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Values Every Writer Should Have

Updated on January 3, 2015

New Year's resolutions versus values

At the beginning of every new year, most people either make resolutions or think about ways of improving their lives. Writers are no exception. As I go through my email, I see posts from many of the social media groups dealing with New Year's resolutions. I have made resolutions in the past and most of them didn't last longer than the first month. As last year came to a close, I decided to look at my values as a writer. I figure that if I can pin these down, then I'll resolve to do those things that will support or enhance those values.

As you know, our values, beliefs, ethics determine the way we live our lives. In the general scheme of things, a person who values himself will strive to be the best he/she can be. In the same way, the writer who values his talent, time and work will always aim to do his/her best. Below are some questions I plan to ask myself before I complete any written work this year.



Does it have reader appeal

In order for your writing to reach a wider audience, it must have reader appeal. What do people want to read about? Find out what they want and write for them. The sad truth is, it doesn't always work that way. Right now the craze might be vampires and werewolves, but will that be the craze five years from now, or even two years? Books, articles, poetry that appeal to readers at large are the ones that span the test of time - the ones that remain favorites from generation to generation, the ones that appeal to the soul of your readers, and show that you care about them.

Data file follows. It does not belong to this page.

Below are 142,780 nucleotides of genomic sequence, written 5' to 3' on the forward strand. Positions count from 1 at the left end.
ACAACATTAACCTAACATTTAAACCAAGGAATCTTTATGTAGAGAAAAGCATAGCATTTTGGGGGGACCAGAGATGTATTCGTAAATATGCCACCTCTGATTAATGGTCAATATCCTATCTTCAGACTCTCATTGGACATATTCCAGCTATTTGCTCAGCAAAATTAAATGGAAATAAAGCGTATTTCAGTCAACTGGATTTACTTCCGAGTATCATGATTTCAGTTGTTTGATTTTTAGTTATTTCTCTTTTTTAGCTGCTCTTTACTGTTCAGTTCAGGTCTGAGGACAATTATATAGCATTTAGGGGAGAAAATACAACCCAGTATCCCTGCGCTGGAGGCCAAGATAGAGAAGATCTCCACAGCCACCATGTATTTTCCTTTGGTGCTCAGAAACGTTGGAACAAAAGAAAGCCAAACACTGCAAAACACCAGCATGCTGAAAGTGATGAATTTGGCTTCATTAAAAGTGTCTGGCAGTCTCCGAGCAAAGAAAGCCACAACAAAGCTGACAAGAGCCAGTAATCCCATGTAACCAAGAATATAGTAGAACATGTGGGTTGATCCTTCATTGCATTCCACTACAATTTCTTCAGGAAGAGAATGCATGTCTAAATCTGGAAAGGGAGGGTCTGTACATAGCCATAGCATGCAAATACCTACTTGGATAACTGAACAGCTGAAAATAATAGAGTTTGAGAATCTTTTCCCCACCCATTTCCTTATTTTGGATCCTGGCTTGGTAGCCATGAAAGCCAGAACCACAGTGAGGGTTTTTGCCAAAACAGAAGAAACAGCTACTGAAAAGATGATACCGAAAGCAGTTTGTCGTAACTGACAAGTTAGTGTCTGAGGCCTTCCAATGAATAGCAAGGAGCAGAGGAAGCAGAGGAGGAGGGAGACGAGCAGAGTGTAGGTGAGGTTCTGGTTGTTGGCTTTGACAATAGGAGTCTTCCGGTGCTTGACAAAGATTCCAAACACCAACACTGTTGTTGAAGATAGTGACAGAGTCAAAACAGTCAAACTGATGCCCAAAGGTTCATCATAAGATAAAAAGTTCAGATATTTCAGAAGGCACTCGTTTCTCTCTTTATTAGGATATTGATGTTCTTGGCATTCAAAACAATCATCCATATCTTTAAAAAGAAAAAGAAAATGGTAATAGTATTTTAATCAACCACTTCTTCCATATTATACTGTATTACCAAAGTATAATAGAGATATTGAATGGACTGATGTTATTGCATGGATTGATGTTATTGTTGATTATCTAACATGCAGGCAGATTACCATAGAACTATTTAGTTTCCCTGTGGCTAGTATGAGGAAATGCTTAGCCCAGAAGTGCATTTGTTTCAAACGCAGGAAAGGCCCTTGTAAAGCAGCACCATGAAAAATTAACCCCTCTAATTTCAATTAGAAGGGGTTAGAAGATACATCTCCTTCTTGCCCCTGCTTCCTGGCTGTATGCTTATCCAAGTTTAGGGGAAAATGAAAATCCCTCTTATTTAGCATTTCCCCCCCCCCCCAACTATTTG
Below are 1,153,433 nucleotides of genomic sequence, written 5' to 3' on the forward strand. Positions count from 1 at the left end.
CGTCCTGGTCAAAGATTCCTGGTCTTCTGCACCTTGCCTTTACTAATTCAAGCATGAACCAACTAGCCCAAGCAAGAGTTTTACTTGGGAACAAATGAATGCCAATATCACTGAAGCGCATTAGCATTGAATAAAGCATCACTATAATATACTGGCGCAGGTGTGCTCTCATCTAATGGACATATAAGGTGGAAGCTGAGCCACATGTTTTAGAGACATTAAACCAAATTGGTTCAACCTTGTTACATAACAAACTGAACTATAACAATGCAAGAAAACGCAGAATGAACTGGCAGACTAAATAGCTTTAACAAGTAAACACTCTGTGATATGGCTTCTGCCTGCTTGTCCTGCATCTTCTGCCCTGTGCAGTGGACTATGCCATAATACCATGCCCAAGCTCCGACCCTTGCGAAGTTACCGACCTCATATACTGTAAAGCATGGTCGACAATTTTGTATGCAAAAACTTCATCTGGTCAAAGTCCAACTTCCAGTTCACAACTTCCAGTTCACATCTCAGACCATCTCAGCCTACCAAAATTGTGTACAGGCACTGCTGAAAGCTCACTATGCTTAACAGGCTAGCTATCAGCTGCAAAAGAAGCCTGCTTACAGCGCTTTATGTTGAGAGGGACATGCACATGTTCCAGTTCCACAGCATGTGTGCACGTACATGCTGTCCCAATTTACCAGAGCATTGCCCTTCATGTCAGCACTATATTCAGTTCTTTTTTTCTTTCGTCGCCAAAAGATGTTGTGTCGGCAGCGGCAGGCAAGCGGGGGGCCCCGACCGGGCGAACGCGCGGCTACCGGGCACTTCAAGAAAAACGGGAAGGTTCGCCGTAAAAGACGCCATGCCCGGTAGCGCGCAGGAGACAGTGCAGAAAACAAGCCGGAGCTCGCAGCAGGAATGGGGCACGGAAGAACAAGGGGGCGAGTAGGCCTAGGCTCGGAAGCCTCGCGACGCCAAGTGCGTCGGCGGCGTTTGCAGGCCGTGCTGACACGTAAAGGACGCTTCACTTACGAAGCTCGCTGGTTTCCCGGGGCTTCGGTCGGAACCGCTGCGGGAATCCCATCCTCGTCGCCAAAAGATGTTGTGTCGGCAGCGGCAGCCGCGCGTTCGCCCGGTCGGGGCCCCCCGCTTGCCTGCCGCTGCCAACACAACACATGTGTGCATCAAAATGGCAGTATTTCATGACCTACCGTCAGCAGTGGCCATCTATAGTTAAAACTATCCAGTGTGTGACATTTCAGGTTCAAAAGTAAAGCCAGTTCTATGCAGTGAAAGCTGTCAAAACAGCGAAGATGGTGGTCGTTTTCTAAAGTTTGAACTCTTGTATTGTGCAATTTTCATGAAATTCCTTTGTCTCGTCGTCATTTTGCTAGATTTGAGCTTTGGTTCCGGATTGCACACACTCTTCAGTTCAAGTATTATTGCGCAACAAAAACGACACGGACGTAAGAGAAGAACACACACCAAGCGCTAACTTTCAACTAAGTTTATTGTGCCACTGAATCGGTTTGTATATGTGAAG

Are you consistent

Have you heard the saying, "A rolling stone gathers no moss?" If you keep a blog, as you ought to be doing, you can't be here today and gone tomorrow. When you decide to reappear, you may find that your reader base has disappeared. People are fickle. They are always looking for the next thing that excites and satisfies their needs. If you love and value yourself as a writer, it won't be difficult to keep churning out material that appeals to your readers. The more you write, the better you get to know your fans, and the easier it will be to produce what they want. Agatha Christie wrote 66 detective novels, among other books, all of which were well received. She was able to do this because she knew her audience and gave them what they wanted. Think of other popular contemporary authors like Danielle Steel, Stephen King, Toni Morrison and others. How do they stay on the bestsellers list?